The closer politicians are to the people they lead, the better decisions they tend to make. And while the SNP has comprehensively demonstrated in recent years that this does not mean mistakes will not be made, the general principle still holds.
Frost, the Conservative peer chiefly responsible for Boris Johnson’s flawed and hard Brexit deal, has probably made the mistake of conflating the SNP with the Scottish Parliament as a result of their 16 years in power – in much the same way that the SNP regularly does with Westminster and the Tories. However, both parliaments are about much more than any one party.
Leading Scottish Conservatives were quick to dismiss Frost’s advice – “nonsense” and “a load of baloney” were among the printable responses. They know that devolution is now an accepted reality in Scotland and the challenge for opposition parties is to oust the SNP, not undermine the parliament.
However, although Frost is very much “yesterday’s man”, with Brexit supporters increasingly realising how much damage leaving the European Union has caused to this country, his contribution to an important debate about the state of devolution and Scotland’s place in the Union was nonetheless unsettling. But it should be treated like the off-the-cuff, unserious rhetoric that it was and contrasted with the thoughtful and considered report from Gordon Brown’s Commission on the UK’s Future last year.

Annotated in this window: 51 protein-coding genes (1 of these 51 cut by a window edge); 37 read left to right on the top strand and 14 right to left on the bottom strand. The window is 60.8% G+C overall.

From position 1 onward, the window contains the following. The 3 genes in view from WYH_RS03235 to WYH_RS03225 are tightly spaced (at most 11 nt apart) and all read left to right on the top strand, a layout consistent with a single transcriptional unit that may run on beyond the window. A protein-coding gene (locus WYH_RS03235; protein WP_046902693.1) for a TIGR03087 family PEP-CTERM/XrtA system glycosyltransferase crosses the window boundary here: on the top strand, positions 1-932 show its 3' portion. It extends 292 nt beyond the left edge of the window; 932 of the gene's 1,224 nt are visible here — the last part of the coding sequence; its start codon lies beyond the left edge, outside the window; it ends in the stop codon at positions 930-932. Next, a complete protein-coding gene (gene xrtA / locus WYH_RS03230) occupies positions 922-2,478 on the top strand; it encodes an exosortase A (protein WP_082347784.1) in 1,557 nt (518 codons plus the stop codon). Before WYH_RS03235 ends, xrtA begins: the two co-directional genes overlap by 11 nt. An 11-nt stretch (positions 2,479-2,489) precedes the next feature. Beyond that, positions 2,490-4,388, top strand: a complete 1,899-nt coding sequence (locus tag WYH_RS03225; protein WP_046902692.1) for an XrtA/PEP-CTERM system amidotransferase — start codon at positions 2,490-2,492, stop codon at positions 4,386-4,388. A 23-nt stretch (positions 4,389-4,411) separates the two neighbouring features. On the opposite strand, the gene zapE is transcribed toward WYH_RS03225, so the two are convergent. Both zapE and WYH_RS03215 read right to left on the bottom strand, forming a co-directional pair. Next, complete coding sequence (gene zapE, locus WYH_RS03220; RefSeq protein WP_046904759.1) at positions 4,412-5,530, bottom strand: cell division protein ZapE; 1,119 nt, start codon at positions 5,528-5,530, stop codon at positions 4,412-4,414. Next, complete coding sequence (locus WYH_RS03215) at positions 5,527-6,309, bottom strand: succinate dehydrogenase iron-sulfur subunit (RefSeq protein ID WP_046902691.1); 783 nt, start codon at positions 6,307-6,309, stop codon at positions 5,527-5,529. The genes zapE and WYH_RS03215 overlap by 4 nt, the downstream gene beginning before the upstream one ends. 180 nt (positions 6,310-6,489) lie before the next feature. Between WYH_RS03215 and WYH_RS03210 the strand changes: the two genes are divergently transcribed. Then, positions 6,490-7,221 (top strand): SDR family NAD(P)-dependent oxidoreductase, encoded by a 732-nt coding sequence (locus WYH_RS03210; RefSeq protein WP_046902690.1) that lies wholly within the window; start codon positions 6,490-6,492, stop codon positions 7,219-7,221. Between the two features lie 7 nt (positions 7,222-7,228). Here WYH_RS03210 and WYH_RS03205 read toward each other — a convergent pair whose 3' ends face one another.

Frost’s view was to be expected from a bombastic ‘Brexit nationalist’ and its main effect was to provide a new means for the SNP to deflect attention from the party’s current troubles. Their equally predictable responses produced the kind of clash of competing populisms that delights both sides, but achieves nothing worthwhile whatsoever.
The Covid pandemic and cost-of-living crisis have both underlined the need for practical, serious politicians whose main focus is the well-being of their people, not those selling vague visions of one promised land or another. Brexiteers like Frost and the SNP are more alike than they would ever care to admit.